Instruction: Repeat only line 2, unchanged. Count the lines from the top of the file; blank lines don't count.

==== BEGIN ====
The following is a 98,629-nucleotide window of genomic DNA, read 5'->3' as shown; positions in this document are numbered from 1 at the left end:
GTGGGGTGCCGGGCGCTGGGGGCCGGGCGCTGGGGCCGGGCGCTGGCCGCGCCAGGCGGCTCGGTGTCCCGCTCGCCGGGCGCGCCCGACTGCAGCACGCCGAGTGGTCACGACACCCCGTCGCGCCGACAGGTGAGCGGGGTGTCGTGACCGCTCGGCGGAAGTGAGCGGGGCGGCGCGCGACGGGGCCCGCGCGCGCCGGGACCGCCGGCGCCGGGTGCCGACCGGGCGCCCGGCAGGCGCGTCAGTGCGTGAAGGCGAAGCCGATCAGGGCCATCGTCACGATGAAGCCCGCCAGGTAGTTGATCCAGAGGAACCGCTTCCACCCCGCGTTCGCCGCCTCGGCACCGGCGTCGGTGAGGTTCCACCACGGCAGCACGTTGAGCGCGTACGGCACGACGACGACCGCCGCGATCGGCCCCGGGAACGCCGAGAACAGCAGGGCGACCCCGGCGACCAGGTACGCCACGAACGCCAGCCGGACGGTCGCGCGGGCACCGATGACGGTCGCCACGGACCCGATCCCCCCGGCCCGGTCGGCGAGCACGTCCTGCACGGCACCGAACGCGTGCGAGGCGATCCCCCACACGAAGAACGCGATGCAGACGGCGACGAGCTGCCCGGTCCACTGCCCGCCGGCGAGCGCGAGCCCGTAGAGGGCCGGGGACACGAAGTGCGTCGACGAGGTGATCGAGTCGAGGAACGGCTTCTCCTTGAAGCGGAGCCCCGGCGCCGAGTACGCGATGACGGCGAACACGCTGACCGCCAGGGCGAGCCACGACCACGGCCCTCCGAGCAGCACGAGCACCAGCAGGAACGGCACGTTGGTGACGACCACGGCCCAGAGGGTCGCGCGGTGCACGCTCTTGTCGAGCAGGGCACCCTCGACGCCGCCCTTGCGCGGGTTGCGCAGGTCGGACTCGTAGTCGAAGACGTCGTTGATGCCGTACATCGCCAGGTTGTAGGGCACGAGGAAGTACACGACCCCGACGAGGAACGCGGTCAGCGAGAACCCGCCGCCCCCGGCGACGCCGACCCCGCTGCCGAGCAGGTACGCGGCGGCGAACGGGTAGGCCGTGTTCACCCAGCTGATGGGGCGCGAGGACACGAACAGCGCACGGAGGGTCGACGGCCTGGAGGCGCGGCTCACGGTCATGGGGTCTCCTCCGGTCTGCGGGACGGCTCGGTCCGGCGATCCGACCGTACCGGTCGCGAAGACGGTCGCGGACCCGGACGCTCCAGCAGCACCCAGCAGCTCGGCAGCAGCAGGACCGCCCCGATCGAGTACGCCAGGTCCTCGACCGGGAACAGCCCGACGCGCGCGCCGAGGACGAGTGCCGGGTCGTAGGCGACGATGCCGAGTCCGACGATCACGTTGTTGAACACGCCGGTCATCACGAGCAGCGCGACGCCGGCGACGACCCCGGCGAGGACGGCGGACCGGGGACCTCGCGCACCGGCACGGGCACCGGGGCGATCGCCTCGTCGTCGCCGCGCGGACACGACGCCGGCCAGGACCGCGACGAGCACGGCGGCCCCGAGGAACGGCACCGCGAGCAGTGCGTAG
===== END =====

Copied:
GTGGGGTGCCGGGCGCTGGGGGCCGGGCGCTGGGGCCGGGCGCTGGCCGCGCCAGGCGGCTCGGTGTCCCGCTCGCCGGGCGCGCCCGACTGCAGCACGCCGAGTGGTCACGACACCCCGTCGCGCCGACAGGTGAGCGGGGTGTCGTGACCGCTCGGCGGAAGTGAGCGGGGCGGCGCGCGACGGGGCCCGCGCGCGCCGGGACCGCCGGCGCCGGGTGCCGACCGGGCGCCCGGCAGGCGCGTCAGTGCGTGAAGGCGAAGCCGATCAGGGCCATCGTCACGATGAAGCCCGCCAGGTAGTTGATCCAGAGGAACCGCTTCCACCCCGCGTTCGCCGCCTCGGCACCGGCGTCGGTGAGGTTCCACCACGGCAGCACGTTGAGCGCGTACGGCACGACGACGACCGCCGCGATCGGCCCCGGGAACGCCGAGAACAGCAGGGCGACCCCGGCGACCAGGTACGCCACGAACGCCAGCCGGACGGTCGCGCGGGCACCGATGACGGTCGCCACGGACCCGATCCCCCCGGCCCGGTCGGCGAGCACGTCCTGCACGGCACCGAACGCGTGCGAGGCGATCCCCCACACGAAGAACGCGATGCAGACGGCGACGAGCTGCCCGGTCCACTGCCCGCCGGCGAGCGCGAGCCCGTAGAGGGCCGGGGACACGAAGTGCGTCGACGAGGTGATCGAGTCGAGGAACGGCTTCTCCTTGAAGCGGAGCCCCGGCGCCGAGTACGCGATGACGGCGAACACGCTGACCGCCAGGGCGAGCCACGACCACGGCCCTCCGAGCAGCACGAGCACCAGCAGGAACGGCACGTTGGTGACGACCACGGCCCAGAGGGTCGCGCGGTGCACGCTCTTGTCGAGCAGGGCACCCTCGACGCCGCCCTTGCGCGGGTTGCGCAGGTCGGACTCGTAGTCGAAGACGTCGTTGATGCCGTACATCGCCAGGTTGTAGGGCACGAGGAAGTACACGACCCCGACGAGGAACGCGGTCAGCGAGAACCCGCCGCCCCCGGCGACGCCGACCCCGCTGCCGAGCAGGTACGCGGCGGCGAACGGGTAGGCCGTGTTCACCCAGCTGATGGGGCGCGAGGACACGAACAGCGCACGGAGGGTCGACGGCCTGGAGGCGCGGCTCACGGTCATGGGGTCTCCTCCGGTCTGCGGGACGGCTCGGTCCGGCGATCCGACCGTACCGGTCGCGAAGACGGTCGCGGACCCGGACGCTCCAGCAGCACCCAGCAGCTCGGCAGCAGCAGGACCGCCCCGATCGAGTACGCCAGGTCCTCGACCGGGAACAGCCCGACGCGCGCGCCGAGGACGAGTGCCGGGTCGTAGGCGACGATGCCGAGTCCGACGATCACGTTGTTGAACACGCCGGTCATCACGAGCAGCGCGACGCCGGCGACGACCCCGGCGAGGACGGCGGACCGGGGACCTCGCGCACCGGCACGGGCACCGGGGCGATCGCCTCGTCGTCGCCGCGCGGACACGACGCCGGCCAGGACCGCGACGAGCACGGCGGCCCCGAGGAACGGCACCGCGAGCAGTGCGTAG